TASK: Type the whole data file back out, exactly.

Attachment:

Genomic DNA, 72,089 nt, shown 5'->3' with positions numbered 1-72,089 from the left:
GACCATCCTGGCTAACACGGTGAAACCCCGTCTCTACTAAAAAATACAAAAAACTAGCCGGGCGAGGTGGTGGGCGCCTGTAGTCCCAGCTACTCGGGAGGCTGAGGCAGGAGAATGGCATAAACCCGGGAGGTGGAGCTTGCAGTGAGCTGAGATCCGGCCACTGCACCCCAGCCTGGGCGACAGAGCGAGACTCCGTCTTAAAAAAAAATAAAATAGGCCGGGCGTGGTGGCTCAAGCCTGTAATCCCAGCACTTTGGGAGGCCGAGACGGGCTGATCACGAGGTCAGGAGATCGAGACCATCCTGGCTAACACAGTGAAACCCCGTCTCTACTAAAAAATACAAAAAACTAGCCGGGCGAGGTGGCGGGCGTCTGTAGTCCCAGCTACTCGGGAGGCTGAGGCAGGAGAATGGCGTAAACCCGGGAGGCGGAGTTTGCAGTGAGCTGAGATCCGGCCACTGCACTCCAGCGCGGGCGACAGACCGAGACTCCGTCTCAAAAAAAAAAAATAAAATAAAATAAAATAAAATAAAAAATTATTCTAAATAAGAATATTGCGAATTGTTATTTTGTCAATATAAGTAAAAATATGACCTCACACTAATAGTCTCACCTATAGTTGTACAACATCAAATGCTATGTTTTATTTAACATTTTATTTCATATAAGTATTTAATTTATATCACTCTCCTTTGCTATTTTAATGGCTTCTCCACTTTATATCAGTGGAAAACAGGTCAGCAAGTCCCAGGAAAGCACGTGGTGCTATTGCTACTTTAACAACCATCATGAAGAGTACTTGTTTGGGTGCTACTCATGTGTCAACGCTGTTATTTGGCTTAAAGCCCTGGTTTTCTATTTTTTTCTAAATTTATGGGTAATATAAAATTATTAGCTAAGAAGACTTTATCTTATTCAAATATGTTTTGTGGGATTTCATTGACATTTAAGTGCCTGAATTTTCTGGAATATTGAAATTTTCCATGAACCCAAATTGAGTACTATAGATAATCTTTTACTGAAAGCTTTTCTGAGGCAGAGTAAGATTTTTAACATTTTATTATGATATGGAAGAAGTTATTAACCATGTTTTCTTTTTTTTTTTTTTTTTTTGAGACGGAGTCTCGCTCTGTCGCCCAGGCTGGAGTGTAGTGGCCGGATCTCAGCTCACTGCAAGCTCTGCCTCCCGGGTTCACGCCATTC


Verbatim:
Genomic DNA, 72,089 nt, shown 5'->3' with positions numbered 1-72,089 from the left:
GACCATCCTGGCTAACACGGTGAAACCCCGTCTCTACTAAAAAATACAAAAAACTAGCCGGGCGAGGTGGTGGGCGCCTGTAGTCCCAGCTACTCGGGAGGCTGAGGCAGGAGAATGGCATAAACCCGGGAGGTGGAGCTTGCAGTGAGCTGAGATCCGGCCACTGCACCCCAGCCTGGGCGACAGAGCGAGACTCCGTCTTAAAAAAAAATAAAATAGGCCGGGCGTGGTGGCTCAAGCCTGTAATCCCAGCACTTTGGGAGGCCGAGACGGGCTGATCACGAGGTCAGGAGATCGAGACCATCCTGGCTAACACAGTGAAACCCCGTCTCTACTAAAAAATACAAAAAACTAGCCGGGCGAGGTGGCGGGCGTCTGTAGTCCCAGCTACTCGGGAGGCTGAGGCAGGAGAATGGCGTAAACCCGGGAGGCGGAGTTTGCAGTGAGCTGAGATCCGGCCACTGCACTCCAGCGCGGGCGACAGACCGAGACTCCGTCTCAAAAAAAAAAAATAAAATAAAATAAAATAAAATAAAAAATTATTCTAAATAAGAATATTGCGAATTGTTATTTTGTCAATATAAGTAAAAATATGACCTCACACTAATAGTCTCACCTATAGTTGTACAACATCAAATGCTATGTTTTATTTAACATTTTATTTCATATAAGTATTTAATTTATATCACTCTCCTTTGCTATTTTAATGGCTTCTCCACTTTATATCAGTGGAAAACAGGTCAGCAAGTCCCAGGAAAGCACGTGGTGCTATTGCTACTTTAACAACCATCATGAAGAGTACTTGTTTGGGTGCTACTCATGTGTCAACGCTGTTATTTGGCTTAAAGCCCTGGTTTTCTATTTTTTTCTAAATTTATGGGTAATATAAAATTATTAGCTAAGAAGACTTTATCTTATTCAAATATGTTTTGTGGGATTTCATTGACATTTAAGTGCCTGAATTTTCTGGAATATTGAAATTTTCCATGAACCCAAATTGAGTACTATAGATAATCTTTTACTGAAAGCTTTTCTGAGGCAGAGTAAGATTTTTAACATTTTATTATGATATGGAAGAAGTTATTAACCATGTTTTCTTTTTTTTTTTTTTTTTTTGAGACGGAGTCTCGCTCTGTCGCCCAGGCTGGAGTGTAGTGGCCGGATCTCAGCTCACTGCAAGCTCTGCCTCCCGGGTTCACGCCATTC